It was a dream season for Oregon’s Dungeness crab fishery last year.
Fishing began on the traditional Dec. 1 opener for the first time in years. Domoic acid, a marine toxin that has hampered the valuable commercial fishery time and again in recent years, was almost nowhere to be seen in Oregon or Washington state waters.
And with a low stock of crab in processors’ freezers coupled with a high demand for the product, commercial fishermen were able to command a higher-than-usual average price of $5.33 per pound in Oregon. By the end of the season, they’d set a record ex-vessel value.
“Last season, everything that could go right went right,” said Tim Novotny, executive director of the Oregon Dungeness Crab Commission. “And this year — I don’t know if it’s been completely the opposite, but it’s been close.”
He thought about it, then added: “It’s been a bruiser, is the best way to say it.”
This season, Oregon saw late and staggered starts along the coast because of high domoic acid levels in certain areas.
Boats didn’t hit the water on the North Coast until the end of January. They started pulling pots on Feb. 1. Landings have been spotty in some areas, the weather has been bad and the average price per pound has been very low, hovering at $2.43 — the worst price fishermen have seen in over a decade.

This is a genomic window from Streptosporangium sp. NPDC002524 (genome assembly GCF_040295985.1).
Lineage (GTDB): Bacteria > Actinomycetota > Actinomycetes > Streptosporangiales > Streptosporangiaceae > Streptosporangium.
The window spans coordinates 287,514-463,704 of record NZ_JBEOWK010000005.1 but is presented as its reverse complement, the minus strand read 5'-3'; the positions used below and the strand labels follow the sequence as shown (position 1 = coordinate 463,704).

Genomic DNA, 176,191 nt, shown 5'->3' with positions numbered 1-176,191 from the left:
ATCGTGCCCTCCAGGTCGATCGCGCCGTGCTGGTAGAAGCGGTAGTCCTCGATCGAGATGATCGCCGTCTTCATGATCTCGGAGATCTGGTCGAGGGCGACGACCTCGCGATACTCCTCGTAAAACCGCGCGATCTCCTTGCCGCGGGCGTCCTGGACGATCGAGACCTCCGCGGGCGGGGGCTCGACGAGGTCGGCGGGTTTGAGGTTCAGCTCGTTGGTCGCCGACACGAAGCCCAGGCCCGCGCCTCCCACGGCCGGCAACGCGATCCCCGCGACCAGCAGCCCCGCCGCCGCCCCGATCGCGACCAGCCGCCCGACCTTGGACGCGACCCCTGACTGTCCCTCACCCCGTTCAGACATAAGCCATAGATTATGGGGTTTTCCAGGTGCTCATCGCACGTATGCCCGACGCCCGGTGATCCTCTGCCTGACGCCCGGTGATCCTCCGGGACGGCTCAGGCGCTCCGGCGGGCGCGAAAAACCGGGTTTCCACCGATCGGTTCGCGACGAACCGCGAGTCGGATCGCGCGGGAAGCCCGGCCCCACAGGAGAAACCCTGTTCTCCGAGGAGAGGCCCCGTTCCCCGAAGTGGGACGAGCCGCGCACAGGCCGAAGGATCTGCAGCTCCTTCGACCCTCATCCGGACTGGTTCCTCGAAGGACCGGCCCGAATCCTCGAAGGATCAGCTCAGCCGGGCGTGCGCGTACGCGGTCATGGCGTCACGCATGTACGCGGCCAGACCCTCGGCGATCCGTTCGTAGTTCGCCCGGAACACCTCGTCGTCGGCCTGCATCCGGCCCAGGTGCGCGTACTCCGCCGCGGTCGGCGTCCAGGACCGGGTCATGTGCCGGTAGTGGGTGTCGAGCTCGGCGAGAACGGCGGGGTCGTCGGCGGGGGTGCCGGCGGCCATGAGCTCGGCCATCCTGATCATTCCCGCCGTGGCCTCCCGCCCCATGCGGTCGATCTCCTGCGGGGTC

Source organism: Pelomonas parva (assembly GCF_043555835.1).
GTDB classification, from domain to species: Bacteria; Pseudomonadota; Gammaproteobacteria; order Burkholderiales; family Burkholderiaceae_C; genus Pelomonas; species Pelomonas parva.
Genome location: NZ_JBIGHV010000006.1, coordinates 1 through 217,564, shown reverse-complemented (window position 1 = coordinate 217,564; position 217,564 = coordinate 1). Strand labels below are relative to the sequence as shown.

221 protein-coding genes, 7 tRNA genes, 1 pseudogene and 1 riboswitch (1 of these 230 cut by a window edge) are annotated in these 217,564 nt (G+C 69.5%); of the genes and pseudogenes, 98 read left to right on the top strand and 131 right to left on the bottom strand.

In Washington state, one crabber is missing and presumed dead after the boat he was on, the F/V Ethel May, sank at the mouth of Willapa Bay in early February.
As of Friday, fishermen have landed 15.6 million pounds of crab in Oregon for an ex-vessel value of $36.8 million, according to the Oregon Department of Fish and Wildlife.
Last season, fishermen landed more than 17 million pounds for a record ex-vessel value of $91.5 million.
On average, the Oregon Dungeness fishery brings in around 16 million pounds.
But while the current season has gotten off to a shaky start and fishermen are seeing significantly lower prices than they’d like, Novtony said the good news is the crab that is coming in is huge and consumers are paying far less than usual for it.
“The benefit right now is for the consumer,” Novotny said, “and we urge the consumer to take advantage of that.”
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